However, if you focus on your ideal body fat percentage (and how to lose body fat), you'll focus more on your shape and you'll be much more likely to get the body you're really after.
First, you have to know that there are two types of fat:
From there, your ideal body fat percentage differs with gender. With that said, here is a really great body fat chart from the American Council on Exercise:
|Classification||Women (% fat)||Men (% fat)|
|Essential Fat||10 to 12%||2 to 4%|
|Athletes||14 to 20%||6 to 13%|
|Fitness||21 to 24%||14 to 17%|
|Acceptable||25 to 31%||18 to 25%|
|Obese||32% +||25% +|
Theoretically, to measure body fat percentage divide your fat weight by your total weight. Put another way, it is the portion of your body that is made up of the unhealthy, flabby, ugly stuff.
Luckily, there are a few ways you can measure body fat percentage. Keep reading...
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They kind of look like (to me, at least) lobster claws. You use them to measure the thickness of a pinch of skin at specific areas on your body. This estimates the amount of subcutaneous (below the skin) fat you have in each area.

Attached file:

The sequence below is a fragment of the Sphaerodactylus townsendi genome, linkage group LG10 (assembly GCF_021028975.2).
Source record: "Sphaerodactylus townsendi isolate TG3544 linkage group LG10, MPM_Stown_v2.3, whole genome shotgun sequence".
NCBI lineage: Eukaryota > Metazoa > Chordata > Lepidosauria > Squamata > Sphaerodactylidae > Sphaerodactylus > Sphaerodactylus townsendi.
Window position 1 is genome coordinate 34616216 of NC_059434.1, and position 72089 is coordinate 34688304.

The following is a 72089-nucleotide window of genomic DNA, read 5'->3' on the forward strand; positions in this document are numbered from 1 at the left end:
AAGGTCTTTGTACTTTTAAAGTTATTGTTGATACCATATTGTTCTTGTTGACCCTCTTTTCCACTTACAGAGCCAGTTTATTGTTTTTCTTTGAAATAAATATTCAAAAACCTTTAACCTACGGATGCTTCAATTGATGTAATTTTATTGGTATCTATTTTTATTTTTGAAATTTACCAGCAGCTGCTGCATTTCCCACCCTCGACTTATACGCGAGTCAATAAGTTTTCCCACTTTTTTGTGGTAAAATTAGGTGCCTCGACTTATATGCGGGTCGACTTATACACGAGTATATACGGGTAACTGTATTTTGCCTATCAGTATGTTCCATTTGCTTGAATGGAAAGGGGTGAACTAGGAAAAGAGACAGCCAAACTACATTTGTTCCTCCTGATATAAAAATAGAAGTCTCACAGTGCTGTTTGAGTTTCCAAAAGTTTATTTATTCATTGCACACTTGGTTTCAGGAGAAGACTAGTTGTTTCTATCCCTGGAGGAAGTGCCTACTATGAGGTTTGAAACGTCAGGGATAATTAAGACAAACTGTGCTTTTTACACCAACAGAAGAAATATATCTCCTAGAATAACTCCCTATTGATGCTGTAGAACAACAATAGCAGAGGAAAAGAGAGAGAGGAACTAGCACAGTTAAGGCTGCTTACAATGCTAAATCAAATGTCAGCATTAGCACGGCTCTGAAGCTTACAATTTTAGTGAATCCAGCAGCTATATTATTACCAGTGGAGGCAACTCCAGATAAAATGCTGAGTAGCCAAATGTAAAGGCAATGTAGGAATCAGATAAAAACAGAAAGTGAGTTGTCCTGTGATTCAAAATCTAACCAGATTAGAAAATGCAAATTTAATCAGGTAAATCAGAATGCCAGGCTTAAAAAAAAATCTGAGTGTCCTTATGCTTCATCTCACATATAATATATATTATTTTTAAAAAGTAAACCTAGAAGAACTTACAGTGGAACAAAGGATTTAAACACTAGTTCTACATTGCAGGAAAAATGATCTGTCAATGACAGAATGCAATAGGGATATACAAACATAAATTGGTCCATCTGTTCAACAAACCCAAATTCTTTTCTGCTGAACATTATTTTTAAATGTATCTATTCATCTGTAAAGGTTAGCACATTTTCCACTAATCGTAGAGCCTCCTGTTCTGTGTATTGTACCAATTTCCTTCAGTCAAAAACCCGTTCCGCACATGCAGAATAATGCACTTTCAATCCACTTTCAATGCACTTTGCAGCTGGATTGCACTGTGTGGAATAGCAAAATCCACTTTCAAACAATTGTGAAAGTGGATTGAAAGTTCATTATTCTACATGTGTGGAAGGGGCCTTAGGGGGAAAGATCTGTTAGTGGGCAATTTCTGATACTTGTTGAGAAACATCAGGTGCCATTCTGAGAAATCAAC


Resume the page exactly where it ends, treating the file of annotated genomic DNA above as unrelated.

Once you have the data, you put the info into a formula to get your body fat. Of course, there is some variation in the result depending on who is doing the test. However, if you use the same person and take the measurement in the same way each time, you should get a consistent result.
Basically, in the home method, you stand with your feet on two conductors on top of the scale. Then, a small electric current is sent through you. Since fat, muscle mass and bone resist the current in different ways, your body fat can be estimated.